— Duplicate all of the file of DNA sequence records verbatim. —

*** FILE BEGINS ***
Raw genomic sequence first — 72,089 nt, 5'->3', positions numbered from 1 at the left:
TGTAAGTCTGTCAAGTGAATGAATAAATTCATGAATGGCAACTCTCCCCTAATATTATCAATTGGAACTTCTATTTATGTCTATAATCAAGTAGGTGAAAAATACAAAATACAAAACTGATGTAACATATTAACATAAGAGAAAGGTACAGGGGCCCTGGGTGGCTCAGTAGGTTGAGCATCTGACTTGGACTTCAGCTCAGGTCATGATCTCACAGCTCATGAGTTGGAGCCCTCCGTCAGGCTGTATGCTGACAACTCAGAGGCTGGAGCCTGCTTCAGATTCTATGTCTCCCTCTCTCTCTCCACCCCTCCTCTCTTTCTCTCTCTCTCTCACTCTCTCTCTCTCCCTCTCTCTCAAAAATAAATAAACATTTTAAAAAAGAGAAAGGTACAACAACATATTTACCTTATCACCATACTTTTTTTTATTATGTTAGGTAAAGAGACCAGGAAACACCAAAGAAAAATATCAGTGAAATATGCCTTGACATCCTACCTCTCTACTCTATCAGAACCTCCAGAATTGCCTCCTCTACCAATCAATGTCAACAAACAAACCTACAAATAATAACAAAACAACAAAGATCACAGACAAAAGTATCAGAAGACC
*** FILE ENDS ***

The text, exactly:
Raw genomic sequence first — 72,089 nt, 5'->3', positions numbered from 1 at the left:
TGTAAGTCTGTCAAGTGAATGAATAAATTCATGAATGGCAACTCTCCCCTAATATTATCAATTGGAACTTCTATTTATGTCTATAATCAAGTAGGTGAAAAATACAAAATACAAAACTGATGTAACATATTAACATAAGAGAAAGGTACAGGGGCCCTGGGTGGCTCAGTAGGTTGAGCATCTGACTTGGACTTCAGCTCAGGTCATGATCTCACAGCTCATGAGTTGGAGCCCTCCGTCAGGCTGTATGCTGACAACTCAGAGGCTGGAGCCTGCTTCAGATTCTATGTCTCCCTCTCTCTCTCCACCCCTCCTCTCTTTCTCTCTCTCTCTCACTCTCTCTCTCTCCCTCTCTCTCAAAAATAAATAAACATTTTAAAAAAGAGAAAGGTACAACAACATATTTACCTTATCACCATACTTTTTTTTATTATGTTAGGTAAAGAGACCAGGAAACACCAAAGAAAAATATCAGTGAAATATGCCTTGACATCCTACCTCTCTACTCTATCAGAACCTCCAGAATTGCCTCCTCTACCAATCAATGTCAACAAACAAACCTACAAATAATAACAAAACAACAAAGATCACAGACAAAAGTATCAGAAGACC